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Teekay LNG Partners L.P. (NYSE:TGP)

Q2 2012 Earnings Call

August 10, 2012, 11:00 am ET

Executives

Scott Gayton - IR

Peter Evensen - CEO

David Wong - MLP Controller

Analysts

Paul Jacob - Raymond James

TJ Schultz - RBC Capital Markets

Jeff Lewis - Venture Publishing

Operator

Welcome to Teekay LNG Partners second quarter 2012 earnings results conference call. During the call all participants will be in a listen-only mode. Afterwards you will be invited to participate in a question-and-answer session. (Operator Instructions) As a reminder, this call is being recorded.

Now for opening remarks and introduction, I would like to turn the call over to Mr. Peter Evensen, Teekay LNG Partners’ Chief Executive Officer. Please go ahead sir.

Scott Gayton

Before Mr. Evensen begins, I would like to direct all participants to our website at www.teekaylng.com where you will find a copy of the second quarter 2012 earnings presentation. Mr. Evensen will review this presentation during today's conference call.

Please allow me to remind you that our discussion today contains forward-looking statements. Actual results may differ materially from results projected by those forward-looking statements. Additional information concerning factors that could cause actual results to materially differ from those in the forward-looking statements is contained in the second quarter of 2012 earnings release and earnings presentation available on our website.

I will now turn the call over to Mr. Evensen to begin.

Peter Evensen

Thank you, Scott. Good morning everyone and thank you for joining us on our second quarter of 2012 investor conference call. I am joined today by Teekay Corporation’s CFO Vince Lok; Chief Strategy Officer, Kenneth Hvid and MLP Controller David Wong. This quarter’s call will be brief as we recently provided a comprehensive presentation at our mid-June Investor Day in New York.

Turning to slide number three of the presentation, I will review some recent highlights. The Partnership generated distributable cash flow of $56.8 million in the second quarter of 2012, up 51% from the same quarter last year when we generated $37.6 million of distributable cash flow. The year-over-year increase highlights the growth our fleet has experienced over the past year including the recent deliveries of our new building gas carriers and our accretive acquisition in February of this year of a 52% interest in the six mass LNG carriers.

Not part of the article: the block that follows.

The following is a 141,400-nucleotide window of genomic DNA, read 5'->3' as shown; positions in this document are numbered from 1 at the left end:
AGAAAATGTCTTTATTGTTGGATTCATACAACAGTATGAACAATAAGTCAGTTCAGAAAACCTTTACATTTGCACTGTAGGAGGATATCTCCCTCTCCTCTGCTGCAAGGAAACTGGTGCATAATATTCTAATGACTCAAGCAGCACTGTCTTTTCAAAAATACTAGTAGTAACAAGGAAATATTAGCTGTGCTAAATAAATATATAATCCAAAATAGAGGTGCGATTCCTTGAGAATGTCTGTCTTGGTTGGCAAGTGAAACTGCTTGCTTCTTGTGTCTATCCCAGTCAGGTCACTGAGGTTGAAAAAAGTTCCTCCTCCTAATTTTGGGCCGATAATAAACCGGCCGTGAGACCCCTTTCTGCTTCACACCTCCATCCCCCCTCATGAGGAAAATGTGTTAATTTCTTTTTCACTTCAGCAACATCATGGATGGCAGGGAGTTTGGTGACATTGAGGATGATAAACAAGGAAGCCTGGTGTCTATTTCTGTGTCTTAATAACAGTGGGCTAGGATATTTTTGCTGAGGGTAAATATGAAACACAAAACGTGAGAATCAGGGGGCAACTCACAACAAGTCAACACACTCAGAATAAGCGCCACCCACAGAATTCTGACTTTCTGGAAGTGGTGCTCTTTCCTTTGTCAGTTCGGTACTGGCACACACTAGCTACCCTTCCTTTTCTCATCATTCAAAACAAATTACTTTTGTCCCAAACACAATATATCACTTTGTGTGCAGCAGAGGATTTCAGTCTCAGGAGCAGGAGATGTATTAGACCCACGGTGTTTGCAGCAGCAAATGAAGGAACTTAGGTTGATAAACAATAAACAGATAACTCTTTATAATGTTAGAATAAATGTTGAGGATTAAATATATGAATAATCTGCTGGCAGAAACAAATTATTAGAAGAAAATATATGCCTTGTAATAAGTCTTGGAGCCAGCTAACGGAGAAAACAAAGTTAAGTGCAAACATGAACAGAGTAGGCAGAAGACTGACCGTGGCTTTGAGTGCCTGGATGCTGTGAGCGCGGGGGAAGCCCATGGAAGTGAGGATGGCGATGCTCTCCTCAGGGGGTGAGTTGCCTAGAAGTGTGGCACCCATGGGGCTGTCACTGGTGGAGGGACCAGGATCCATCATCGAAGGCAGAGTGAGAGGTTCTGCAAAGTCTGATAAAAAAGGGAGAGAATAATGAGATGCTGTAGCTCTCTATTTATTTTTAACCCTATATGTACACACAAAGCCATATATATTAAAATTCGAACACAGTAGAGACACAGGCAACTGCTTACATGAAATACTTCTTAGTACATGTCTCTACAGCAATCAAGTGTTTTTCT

For the second quarter, we declared and today paid a cash distribution of $0.675 per unit which is consistent with last quarter. We entered into a new three year forward start time charter for the Magellan Spirit which will commence in September 2013 upon the expiry of the vessel’s current time charter.

Importantly, this new time charter is at a day rate which is approximately 20% higher than the current charter rate. As we discussed at our Investor Day, we continue to see backward-ization in the market where medium-term charters with a forward startup being done closer to the long term charter level. In that light, we consider this picture to be strong.

Turning to slide number four, you can see that the big growth in LNG supply and therefore LNG transport will be in 2015 and beyond. There isn’t much liquefaction growth until then that does not have dedicated LNG transport.

Our customer discussions and tenders for new LNG transport are focused on moving the new LNG supply that will come online from 2015 till the end of the decade as can be seen in the graph at the bottom of the slide, with Australia expected to take the lead with approximately 80 million tons per annum by 2020, but also projects in Russia and Africa.

The ultimate demand for U.S. exports is still an unknown at this point. However, it is encouraging that there are over 100 million tons per annum of planned projects. However, it’s an open question how much of this will come online and when. If all the incremental gas does come online by 2020, we anticipate there will be a need for approximately an additional 170 LNG carriers. For this reason we are bullish on the long-term fundamentals of LNG shipping and believe Teekay LNG is well positioned to take advantage of this expected growth which will ramp beyond 2015.